In just one day, the Prosecutor General received complaints filed against Hisham Geneina, head of the Central Auditing Organization, Hazem Abdel Azim, member of Sisi’s presidential campaign, business tycoon Naguib Sawiris and actor Khaled Abul Naga, all on charges of allegedly "acting against the state."
Sawiris was accused of seeking to thwart President Sisi’s efforts, by trying to persuade members of the disbanded National Democratic Party to run in the upcoming parliamentary elections.
Abdel Azim was accused of willing to withdraw confidence from President Sisi for a number of reasons, in an act of personal vendetta, whereas Abul Naga faces the accusation of trying to incite the Egyptian people against the army and the police, in order to "disturb public security and cause divisions in the country."
Everyone has the right to file complaints with the Prosecutor General, but three complaints in one day, with such dreadful charges, seems rather worrying.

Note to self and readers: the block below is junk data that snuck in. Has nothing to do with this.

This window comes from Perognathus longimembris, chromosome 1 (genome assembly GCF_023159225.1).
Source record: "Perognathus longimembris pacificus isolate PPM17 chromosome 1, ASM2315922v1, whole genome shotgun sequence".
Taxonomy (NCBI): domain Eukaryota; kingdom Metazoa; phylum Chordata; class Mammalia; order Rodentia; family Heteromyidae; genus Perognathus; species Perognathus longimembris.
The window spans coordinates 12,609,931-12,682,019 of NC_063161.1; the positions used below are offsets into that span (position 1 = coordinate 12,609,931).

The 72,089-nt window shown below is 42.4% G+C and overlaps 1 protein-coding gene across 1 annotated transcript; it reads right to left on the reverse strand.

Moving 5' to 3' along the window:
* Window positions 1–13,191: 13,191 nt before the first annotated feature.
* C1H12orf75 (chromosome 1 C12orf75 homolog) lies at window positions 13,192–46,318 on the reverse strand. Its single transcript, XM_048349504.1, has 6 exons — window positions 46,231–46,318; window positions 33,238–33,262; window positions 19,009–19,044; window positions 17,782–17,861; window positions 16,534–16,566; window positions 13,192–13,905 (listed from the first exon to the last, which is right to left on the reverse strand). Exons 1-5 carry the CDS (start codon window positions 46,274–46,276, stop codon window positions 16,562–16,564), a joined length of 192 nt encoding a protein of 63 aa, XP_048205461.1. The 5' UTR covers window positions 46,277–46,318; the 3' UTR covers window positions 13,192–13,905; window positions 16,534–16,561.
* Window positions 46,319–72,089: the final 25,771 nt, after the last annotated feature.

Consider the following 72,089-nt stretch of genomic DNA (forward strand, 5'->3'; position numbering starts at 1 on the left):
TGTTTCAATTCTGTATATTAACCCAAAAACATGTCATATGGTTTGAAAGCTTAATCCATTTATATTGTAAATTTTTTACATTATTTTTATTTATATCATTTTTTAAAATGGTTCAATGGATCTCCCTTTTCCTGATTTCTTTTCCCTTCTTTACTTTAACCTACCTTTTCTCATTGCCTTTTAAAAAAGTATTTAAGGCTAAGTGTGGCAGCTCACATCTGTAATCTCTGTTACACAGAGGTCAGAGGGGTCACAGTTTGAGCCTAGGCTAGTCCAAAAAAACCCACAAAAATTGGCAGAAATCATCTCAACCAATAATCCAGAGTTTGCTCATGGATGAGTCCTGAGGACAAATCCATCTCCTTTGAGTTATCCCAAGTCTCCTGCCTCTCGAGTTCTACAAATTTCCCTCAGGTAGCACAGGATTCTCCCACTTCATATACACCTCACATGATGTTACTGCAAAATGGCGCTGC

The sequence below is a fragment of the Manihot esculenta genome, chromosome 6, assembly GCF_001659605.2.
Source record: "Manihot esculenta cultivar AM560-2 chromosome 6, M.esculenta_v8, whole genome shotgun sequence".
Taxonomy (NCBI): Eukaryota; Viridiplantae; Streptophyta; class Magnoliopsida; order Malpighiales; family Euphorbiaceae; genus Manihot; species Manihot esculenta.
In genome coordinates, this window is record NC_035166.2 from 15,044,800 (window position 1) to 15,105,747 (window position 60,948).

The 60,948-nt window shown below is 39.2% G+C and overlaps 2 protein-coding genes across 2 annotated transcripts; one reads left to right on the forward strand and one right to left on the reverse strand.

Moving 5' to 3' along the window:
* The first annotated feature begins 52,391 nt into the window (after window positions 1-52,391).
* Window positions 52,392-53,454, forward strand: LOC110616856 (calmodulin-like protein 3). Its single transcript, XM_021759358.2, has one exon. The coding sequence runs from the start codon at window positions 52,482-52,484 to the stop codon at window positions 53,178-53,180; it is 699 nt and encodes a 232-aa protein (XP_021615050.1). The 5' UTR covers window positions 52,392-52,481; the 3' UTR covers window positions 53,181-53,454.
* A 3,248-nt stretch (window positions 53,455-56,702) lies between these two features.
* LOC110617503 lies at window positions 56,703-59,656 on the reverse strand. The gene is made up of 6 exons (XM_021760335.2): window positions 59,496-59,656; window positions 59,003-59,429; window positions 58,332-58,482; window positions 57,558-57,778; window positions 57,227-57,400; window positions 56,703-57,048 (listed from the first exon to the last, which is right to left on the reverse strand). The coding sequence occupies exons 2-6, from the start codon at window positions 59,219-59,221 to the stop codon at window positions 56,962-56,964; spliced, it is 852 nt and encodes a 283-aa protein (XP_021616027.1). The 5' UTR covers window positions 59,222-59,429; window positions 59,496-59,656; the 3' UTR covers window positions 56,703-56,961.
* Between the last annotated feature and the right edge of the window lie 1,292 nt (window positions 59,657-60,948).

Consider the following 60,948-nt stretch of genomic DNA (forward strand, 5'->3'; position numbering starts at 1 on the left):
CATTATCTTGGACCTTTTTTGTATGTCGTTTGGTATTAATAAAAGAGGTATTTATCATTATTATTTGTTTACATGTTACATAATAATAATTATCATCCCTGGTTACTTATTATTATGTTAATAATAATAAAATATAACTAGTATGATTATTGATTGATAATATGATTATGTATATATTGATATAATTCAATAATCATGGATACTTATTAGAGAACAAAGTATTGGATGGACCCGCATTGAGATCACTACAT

The excessive use of complaints, as a weapon to intimidate Egyptians, is very unhealthy. Enough complaints. If he spent his time reviewing merely the “political” ones, the Prosecutor General would not have time to investigate criminal cases.
Moreover, it is difficult to believe those complaints. If Geneina was against the state, what stops the President from dismissing him? If Sawiris could thwart Sisi’s efforts, then the Muslim Brotherhood could have as well. If Abdel Azim wants to withdraw confidence from Sisi, it would not make any difference. And if Abul Naga wants to burn the country, he would only burn himself.
Should we not wonder how come Sisi is so successful when there are so many people who place obstacles in his way?
Edited translation from Al-Masry Al-Youm